In Donovan v. Dallas, supra, a plaintiff class sought an injunction against construction of an airport runway and issuance of municipal bonds for that purpose. After losing in state court and exhausting their appeals, many of the named plaintiffs together with a group of new plaintiffs filed an action in United States District Court raising issues substantially identical to those already litigated in the state action and seeking similar relief. The city of Dallas moved to dismiss the federal action and, as the result of a favorable judgment in the Texas Supreme Court, obtained an injunction from the Texas Court of Civil Appeals prohibiting all members of the original class from further prosecution of the pending federal action and from " 'filing or instituting . . . any further litigation, law suits or actions in any court, the purpose of which is to contest the validity of the airport revenue bonds . . . .' " 377 U.S., at 410, 84 S.Ct. at 1581. When the District Court granted the city's motion to dismiss following the issuance of the injunction, some of the plaintiffs took an appeal and others filed a second federal action seeking to enjoin Texas state courts from enforcing the injunction. Subsequently, the Texas Court of Civil Appeals found in contempt both the plaintiffs who had appealed and those who had filed the second federal action. We review the convictions of both sets of plaintiffs and held the injunction to be invalid because "state courts are completely without power to RESTRAIN FEDERAL-COURT PROCEEDINGS IN IN PERSONAM ACTIONS . . . ." id., at 413, 84 S.Ct. at 1582. Our holding was premised on the fact that the right to litigate in federal court is granted by Congress and, consequently, "cannot be taken away by the State." Ibid.

The New Mexico Supreme Court clearly erred in concluding that Donovan precludes state courts only from enjoining litigants from proceeding further with federal suits in which jurisdiction has already attached at the time of the issuance of the injunction but permits state-court injunctions against additional suits in federal court. In Donovan, the Texas Supreme Court not only ordered an injunction against further prosecution of the then-pending federal case but, because "[t]here is indication in the history of this matter that it has reached the point of vexatious and harassing litigation," also authorized the Court of Civil Appeals to enjoin the filing of additional suits if it concluded that such suits "may be filed." 8 The injunction then issued by the Court of Civil Appeals forbade the filing of any new federal suits as well as further proceedings in pending actions; and the ensuing contempt judgments punished both the continued prosecution of the pending federal action and the filing of the additional suit in federal court.9 We reversed the judgment of the Texas Supreme Court authorizing the injunction and also vacated all the contempt judgments. It is therefore clear from Donovan that the rights conferred by Congress to bring in personam actions in federal courts are not subject to abridgment by state-court injunctions, regardless of whether the federal litigation is pending or prospective.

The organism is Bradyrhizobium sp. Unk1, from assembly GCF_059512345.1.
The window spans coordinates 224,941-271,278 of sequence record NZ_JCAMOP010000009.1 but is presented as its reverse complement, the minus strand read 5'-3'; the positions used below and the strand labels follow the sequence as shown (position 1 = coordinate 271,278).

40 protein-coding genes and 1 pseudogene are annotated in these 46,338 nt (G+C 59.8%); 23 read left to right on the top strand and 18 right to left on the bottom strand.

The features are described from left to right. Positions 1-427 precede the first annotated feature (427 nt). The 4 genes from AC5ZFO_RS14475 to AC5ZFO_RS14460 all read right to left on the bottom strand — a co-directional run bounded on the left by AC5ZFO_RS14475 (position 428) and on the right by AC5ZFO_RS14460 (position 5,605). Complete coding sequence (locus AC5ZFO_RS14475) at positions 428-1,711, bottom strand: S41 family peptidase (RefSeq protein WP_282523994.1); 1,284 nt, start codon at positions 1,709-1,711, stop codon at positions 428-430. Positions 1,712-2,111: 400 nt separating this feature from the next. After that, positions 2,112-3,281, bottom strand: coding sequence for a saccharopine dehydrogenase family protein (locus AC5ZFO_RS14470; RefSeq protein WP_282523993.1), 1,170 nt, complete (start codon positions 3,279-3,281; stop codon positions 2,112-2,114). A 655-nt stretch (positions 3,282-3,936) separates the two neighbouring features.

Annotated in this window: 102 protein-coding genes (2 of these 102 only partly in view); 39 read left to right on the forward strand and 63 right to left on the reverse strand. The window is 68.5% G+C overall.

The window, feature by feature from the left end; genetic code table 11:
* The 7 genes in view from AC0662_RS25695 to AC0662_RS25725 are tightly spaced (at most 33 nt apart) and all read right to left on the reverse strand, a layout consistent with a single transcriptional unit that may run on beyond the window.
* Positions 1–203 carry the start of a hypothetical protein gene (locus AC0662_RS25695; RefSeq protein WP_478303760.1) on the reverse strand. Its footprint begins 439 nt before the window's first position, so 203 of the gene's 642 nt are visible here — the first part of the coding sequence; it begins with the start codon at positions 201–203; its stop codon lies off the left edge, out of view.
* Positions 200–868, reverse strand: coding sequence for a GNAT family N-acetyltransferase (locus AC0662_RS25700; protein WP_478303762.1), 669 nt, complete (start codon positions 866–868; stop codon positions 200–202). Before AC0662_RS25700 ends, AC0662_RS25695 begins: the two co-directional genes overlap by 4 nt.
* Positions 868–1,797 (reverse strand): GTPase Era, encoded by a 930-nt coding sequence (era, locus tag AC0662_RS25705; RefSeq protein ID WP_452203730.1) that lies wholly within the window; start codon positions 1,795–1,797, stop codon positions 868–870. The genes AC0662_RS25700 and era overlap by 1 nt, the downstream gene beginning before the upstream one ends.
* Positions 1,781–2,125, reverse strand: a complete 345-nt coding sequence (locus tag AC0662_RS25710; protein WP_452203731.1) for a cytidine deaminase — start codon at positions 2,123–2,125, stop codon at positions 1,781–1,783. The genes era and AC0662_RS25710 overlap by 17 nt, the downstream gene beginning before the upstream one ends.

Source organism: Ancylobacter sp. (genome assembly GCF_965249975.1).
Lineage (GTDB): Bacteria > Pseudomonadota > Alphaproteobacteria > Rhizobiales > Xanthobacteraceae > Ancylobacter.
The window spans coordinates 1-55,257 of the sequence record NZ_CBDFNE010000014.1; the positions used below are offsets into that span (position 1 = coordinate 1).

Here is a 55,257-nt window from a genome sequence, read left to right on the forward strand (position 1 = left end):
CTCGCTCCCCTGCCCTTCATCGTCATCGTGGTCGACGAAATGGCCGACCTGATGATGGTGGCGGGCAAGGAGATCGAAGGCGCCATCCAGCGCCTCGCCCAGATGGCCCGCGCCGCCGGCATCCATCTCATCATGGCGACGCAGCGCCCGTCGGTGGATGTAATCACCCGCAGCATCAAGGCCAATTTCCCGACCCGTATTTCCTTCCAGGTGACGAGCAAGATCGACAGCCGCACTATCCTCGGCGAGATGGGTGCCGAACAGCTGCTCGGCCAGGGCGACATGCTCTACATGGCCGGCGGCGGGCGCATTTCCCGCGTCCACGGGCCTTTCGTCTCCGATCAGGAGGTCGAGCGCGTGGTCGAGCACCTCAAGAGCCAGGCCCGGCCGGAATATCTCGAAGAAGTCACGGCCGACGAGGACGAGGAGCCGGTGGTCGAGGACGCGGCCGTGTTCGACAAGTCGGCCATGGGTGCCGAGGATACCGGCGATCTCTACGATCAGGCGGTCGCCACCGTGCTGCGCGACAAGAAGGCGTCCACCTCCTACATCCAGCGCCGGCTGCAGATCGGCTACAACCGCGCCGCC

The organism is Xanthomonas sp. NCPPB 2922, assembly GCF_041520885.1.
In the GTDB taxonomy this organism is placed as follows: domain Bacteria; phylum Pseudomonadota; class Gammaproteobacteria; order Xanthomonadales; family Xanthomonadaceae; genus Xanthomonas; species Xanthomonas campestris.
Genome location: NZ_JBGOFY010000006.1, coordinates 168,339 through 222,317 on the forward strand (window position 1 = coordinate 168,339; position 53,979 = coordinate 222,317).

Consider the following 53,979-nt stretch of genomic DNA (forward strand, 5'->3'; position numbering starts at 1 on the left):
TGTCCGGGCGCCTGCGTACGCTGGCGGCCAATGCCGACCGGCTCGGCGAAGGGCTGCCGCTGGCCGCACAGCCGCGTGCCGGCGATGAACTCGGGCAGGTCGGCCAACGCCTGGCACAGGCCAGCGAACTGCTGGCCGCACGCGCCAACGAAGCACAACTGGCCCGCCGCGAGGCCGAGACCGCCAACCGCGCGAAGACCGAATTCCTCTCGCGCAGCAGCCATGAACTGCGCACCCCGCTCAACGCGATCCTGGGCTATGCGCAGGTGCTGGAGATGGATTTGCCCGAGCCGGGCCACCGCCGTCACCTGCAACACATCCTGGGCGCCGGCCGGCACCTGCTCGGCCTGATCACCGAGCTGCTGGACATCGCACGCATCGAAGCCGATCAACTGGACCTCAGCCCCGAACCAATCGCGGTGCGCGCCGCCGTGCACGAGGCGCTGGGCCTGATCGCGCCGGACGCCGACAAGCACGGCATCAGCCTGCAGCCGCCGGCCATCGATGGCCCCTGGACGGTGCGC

We also reject the New Mexico Supreme Court's attempt to distinguish Donovan on the ground that GAC was currently proceeding in federal court 10 and that any additional suits would be for the purpose of harassment and therefore enjoinable. In authorizing an injunction against further federal proceedings, the Texas Supreme Court expressly recognized the indication of "vexatious and harassing litigation." Indeed, Donovan presented as compelling a case as there could be for permitting a state court to enjoin the further prosecution of vexatious federal proceedings. It involved a suit filed in federal court after the issuance of a final state-court judgment deciding the principal claims pressed in the federal action adversely to the federal plaintiffs. Moreover, as the Donovan opinion pointed out, the pendency of the federal action had the effect of rendering the state-court judgment ineffective, because Texas law provided that the bonds could not be issued while litigation challenging their validity was pending. We nevertheless overturned the state-court injunction.

There is even less basis for the injunction in this case. Here there is no final state-court judgment, since UNC's original action against GAC in the Santa Fe court has not yet been tried. In addition, GAC's opportunity to fairly litigate the various claims arising from this complex action would be substantially prejudiced if the injunction were allowed to stand. What the New Mexico Supreme Court has described as "harassment' is principally GAC's desire to defend itself by impleading UNC in the federal lawsuits and federal arbitration proceedings brought against it by the utilities.11 This, of course, is something which GAC has every right to attempt to do under Fed.Rule Civ.Proc. 14 and the Federal Arbitration Act.12 The right to pursue federal remedies and take advantage of federal procedures and defenses in federal actions may no more be restricted by a state court here than in Donovan. Federal courts are fully capable of preventing their misuse for purposes of harassment.

The judgment of the New Mexico Supreme Court is reversed, and the case is remanded to that court for further proceedings not inconsistent with this opinion.

It is so ordered.

Mr....